How to Implement the New Speech-to-Text in Chatbots

SAP Conversational AI has added speech-to-text support to its chatbot, but what is included in this support, and how are the different ways you can use it?

The documentation is available in GitHub (nice information, including about other Web Client APIs), but below is my deconstruction, plus an example of how I implemented speech-to-text. You can also do the 2 new speech-to-text tutorials:

What’s available with STT?

The speech-to-text capability provides a set of features, and you can use some of them or all of them. Here they are:

Microphone Button

Simply by creating the window.sapcai.webclientBridge.sttGetConfig object, you will get the microphone displayed

The object can be empty and you will still get the microphone. It may not do anything, but you’ll get it.

Trigger UI Events

Along with the microphone you are able to capture when someone presses. You can implement window.sapcai.webclientBridge.sttStartListening.

In this method, you can start you speech-to-text service, set up callback methods for when audio is transcribed, open the browser microphone, and do any start-up tasks you need.

Display Interim Results

If your STT service provides interim results while the user talks, the chatbot provides a place to put these interim transcriptions

The Web Client provides a method you can call, onSTTResult. The method takes the text you want to display and a boolean to indicate whether these are interim results (displayed in the interim transcription window) or final (sent to the chatbot conversation as the next utterance).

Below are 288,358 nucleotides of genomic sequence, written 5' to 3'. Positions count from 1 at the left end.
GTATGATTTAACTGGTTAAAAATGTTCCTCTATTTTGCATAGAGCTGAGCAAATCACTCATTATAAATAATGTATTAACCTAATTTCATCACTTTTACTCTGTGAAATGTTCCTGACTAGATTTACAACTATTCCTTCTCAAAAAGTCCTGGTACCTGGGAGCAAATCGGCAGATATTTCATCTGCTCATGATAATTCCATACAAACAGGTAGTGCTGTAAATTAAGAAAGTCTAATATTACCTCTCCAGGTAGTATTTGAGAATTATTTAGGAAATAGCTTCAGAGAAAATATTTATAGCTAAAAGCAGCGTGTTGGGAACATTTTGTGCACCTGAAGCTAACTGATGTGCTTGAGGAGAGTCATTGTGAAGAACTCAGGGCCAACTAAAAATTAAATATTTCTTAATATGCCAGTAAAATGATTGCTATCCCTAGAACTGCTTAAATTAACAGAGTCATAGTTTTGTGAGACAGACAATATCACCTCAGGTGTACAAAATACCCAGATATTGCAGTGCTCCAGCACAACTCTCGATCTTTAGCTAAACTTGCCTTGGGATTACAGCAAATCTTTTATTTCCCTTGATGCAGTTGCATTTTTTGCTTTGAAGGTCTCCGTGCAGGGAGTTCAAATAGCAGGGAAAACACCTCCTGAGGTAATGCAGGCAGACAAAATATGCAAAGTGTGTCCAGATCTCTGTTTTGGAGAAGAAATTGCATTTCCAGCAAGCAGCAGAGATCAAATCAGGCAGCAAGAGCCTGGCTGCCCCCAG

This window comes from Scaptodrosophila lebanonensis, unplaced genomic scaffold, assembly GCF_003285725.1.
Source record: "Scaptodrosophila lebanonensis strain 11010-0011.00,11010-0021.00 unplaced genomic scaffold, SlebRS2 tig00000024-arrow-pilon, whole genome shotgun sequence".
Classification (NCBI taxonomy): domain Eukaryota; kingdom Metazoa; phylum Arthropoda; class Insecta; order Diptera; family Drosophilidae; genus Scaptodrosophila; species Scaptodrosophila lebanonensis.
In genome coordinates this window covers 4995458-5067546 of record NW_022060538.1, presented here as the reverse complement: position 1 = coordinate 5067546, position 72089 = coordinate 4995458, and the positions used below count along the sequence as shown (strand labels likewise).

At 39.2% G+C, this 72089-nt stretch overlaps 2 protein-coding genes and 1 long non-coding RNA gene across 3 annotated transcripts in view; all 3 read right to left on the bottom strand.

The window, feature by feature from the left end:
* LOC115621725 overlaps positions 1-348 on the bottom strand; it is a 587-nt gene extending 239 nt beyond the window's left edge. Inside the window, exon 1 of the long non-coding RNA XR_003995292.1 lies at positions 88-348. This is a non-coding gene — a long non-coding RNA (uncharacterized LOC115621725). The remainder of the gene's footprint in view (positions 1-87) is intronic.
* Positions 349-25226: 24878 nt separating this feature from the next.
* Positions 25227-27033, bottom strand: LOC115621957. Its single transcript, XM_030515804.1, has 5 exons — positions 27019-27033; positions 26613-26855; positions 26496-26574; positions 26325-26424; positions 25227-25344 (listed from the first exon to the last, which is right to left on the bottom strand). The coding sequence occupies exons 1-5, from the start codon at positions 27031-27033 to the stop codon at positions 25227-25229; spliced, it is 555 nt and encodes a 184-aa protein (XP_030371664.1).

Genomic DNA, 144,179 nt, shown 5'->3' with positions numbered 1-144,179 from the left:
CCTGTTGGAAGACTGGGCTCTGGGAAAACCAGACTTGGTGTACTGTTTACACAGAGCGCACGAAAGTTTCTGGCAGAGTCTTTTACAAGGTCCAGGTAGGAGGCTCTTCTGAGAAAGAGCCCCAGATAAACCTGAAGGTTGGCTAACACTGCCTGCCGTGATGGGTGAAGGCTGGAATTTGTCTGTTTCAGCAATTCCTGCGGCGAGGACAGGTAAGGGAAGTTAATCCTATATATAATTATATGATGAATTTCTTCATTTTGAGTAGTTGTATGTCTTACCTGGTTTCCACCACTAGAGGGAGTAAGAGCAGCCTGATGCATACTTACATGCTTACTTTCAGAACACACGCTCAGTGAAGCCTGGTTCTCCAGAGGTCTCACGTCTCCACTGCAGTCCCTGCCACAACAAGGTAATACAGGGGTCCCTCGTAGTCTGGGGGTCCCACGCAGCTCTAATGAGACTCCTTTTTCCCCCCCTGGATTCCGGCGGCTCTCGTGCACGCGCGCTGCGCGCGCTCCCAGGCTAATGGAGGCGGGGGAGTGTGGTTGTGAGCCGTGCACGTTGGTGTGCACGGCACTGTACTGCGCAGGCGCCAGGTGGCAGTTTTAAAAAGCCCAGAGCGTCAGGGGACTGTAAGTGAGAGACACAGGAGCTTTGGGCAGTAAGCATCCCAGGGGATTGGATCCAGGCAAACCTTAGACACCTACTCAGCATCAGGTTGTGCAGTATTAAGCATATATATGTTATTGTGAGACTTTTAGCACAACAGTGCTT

The interim transcription window contains the abort and stop buttons, and you can also capture when the user clicks these and do any needed cleanup: sttAbort

Capture Audio (Media Recorder)

If you want, the chatbot can handle interacting with the browser to capture the audio. This is configured in the window.sapcai.webclientBridge.sttGetConfig method. We’ll see an example where we handle the audio capture ourselves in the example below.

If the chatbot does handle the audio, then you can a few methods for handling this:

  • sttOnInterimAudioData,which receives an interim blob which you can pass on to your STT service
  • sttOnFinalAudioData, which receives a final blob when the user stops talking and which you can pass on to your STT service
  • sttStopListening, which is called when the user stops talking and in which you close websockets and do any other cleanup work

Using IBM Speech-to-Text Service

I used the recent SAP Community Code Challenge image editor project as the starting point. One of my added features was to enable a chatbot to select a community profile avatar to be loaded into the application.

  • You open the chatbot and type the community ID, and the image editor loads the corresponding avatar.
  • The chatbot checks if it is a valid ID and let’s the user know. If not valid, the chatbot still loads the default avatar.
  • The chatbot also fixes some formatting by eliminating spaces and converting to lowercase.

Here’s how I enabled speech to text for the chatbot. If you want to replicate this, you would need to get an IBM Cloud account, get a service plan for speech to text (there is a free one), and generate tokens for connecting.

I created a file called webclient.js with just the tokens I needed. In real life I would have hidden the tokens, and created a service to generate the token for calling the service, which expires every 30 minutes.

const data_expander_preferences = "<chatbot preferences>";
const data_channel_id = "<chatbot channel ID>";
const data_token = "<chatbot token>";
const ibmtoken = "<IBM token>";
const ibmurl = "<IBM service URL for your tenant>";

I then created a file called webClientBridge.js with just the tokens I needed. In real life I would have hidden the tokens, and created a service to generate the tokens for calling the service, which expire every 30 minutes.